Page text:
Migration and Tourism in the Indonesian Borderlands

Since the late 1960s the Indonesian island of Batam has been transformed from a sleepy fishing village to a booming frontier town, where foreign investment, mostly from neighboring Singapore, converges with inexpensive land and labor. Indonesian female migrants dominate the island’s economic landscape both as factory workers and as prostitutes servicing working class tourists from Singapore. Indonesians also move across the border in search of work in Malaysia and Singapore as plantation and construction workers or maids. Export processing zones such as Batam are both celebrated and vilified in contemporary debates on economic globalization. The Anxieties of Mobility: Migration and Tourism in the Indonesian Borderlands, by Johan A. Lindquist, moves beyond these dichotomies to explore the experiences of migrants and tourists who pass through Batam. Johan Lindquist’s extensive fieldwork allows him to portray globalization in terms of relationships that bind individuals together over long distances rather than as a series of impersonal economic transactions.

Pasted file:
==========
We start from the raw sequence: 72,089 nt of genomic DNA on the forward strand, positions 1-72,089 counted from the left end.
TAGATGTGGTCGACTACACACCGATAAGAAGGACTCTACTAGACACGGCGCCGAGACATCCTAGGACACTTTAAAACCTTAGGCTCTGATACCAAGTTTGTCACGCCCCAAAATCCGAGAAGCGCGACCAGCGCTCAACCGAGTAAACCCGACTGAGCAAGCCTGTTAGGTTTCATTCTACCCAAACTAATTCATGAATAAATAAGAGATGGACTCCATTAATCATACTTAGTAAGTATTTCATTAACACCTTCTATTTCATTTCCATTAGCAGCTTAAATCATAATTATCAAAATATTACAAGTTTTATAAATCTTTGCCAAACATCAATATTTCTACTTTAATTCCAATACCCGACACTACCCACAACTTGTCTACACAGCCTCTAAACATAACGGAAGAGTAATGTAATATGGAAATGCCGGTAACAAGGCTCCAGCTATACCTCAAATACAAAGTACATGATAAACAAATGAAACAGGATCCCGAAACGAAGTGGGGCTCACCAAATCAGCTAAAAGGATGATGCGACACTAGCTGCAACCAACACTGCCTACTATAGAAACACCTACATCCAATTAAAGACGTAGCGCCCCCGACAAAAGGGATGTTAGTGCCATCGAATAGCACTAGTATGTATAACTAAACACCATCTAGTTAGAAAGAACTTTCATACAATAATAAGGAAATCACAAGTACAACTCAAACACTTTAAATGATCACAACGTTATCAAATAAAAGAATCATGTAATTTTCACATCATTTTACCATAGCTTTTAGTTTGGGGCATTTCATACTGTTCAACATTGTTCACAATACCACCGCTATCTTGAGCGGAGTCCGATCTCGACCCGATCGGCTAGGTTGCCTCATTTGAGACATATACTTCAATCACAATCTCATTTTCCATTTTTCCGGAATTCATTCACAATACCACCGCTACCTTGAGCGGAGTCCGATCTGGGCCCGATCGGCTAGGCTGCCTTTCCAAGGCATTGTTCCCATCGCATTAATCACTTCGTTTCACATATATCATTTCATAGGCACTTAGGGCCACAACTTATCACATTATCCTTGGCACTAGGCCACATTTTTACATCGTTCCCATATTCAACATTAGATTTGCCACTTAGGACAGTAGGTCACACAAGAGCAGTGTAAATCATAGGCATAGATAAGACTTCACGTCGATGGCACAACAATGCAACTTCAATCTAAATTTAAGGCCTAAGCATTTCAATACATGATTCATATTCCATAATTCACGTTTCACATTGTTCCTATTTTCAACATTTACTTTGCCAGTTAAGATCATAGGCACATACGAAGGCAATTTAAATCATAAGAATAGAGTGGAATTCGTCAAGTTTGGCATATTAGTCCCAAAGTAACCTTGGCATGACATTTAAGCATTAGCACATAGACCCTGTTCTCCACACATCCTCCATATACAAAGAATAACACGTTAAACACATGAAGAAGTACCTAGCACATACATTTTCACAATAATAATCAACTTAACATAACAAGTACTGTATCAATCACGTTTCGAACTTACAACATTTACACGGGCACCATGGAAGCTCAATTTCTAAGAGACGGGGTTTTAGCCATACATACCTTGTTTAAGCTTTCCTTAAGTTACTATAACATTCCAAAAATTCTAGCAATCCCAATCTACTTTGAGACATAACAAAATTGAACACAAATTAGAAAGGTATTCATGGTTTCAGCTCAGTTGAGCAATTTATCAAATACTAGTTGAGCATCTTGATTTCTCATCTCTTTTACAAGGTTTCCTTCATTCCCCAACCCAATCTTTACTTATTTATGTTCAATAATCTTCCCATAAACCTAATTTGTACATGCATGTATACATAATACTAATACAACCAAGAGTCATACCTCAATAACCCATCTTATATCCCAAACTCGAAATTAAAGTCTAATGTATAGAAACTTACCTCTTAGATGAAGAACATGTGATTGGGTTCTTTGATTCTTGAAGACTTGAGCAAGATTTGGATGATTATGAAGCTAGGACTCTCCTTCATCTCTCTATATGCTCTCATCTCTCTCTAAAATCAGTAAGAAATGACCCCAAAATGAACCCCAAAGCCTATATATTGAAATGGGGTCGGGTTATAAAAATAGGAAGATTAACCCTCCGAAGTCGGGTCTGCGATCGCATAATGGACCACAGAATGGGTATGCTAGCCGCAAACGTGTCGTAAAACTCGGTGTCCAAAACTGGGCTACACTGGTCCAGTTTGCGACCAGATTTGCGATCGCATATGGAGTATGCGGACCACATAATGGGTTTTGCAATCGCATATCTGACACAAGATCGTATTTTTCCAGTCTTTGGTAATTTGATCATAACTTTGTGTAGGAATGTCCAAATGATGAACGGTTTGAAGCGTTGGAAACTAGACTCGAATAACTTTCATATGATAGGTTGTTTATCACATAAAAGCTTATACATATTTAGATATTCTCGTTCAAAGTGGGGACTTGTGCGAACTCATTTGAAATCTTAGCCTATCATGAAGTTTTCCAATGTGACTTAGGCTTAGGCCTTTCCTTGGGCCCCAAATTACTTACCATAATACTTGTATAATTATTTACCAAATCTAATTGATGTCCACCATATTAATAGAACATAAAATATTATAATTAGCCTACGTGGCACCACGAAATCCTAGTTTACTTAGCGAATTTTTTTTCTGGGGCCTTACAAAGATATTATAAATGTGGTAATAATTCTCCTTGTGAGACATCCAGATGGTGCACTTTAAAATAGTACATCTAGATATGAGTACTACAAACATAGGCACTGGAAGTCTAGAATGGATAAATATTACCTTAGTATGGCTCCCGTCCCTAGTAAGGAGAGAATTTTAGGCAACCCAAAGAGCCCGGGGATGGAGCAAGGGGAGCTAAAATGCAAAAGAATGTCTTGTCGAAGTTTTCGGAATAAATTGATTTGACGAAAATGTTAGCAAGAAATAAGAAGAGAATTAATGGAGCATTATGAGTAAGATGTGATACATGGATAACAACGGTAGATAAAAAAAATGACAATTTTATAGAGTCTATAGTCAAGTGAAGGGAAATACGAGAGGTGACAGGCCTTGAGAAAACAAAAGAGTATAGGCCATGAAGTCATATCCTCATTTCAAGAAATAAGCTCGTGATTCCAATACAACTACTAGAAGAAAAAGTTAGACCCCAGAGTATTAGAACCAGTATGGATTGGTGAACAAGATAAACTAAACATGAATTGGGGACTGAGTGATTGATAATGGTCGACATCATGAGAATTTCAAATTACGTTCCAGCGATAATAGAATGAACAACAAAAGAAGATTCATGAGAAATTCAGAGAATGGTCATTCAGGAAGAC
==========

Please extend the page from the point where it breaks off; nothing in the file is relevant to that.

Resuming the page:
“A fine-grained picture of working class Indonesians and Singaporeans who travel in opposite directions in pursuit of jobs, money, sex, drugs, legitimacy, and bright lights. They cross multiple barriers—national, urban, moral, gender, and religious—in order to attain some measure of individual success in the globalizing economies that link Singapore’s development with Indonesia’s supply of cheap migrant workers. The ethnography is rich and fascinating, and it captures a complex shifting world with delicacy, grace, and clarity.” —Aihwa Ong, University of California, Berkeley

October 2008 / ISBN 978-0-8248-3315-2 / $22.00 (PAPER)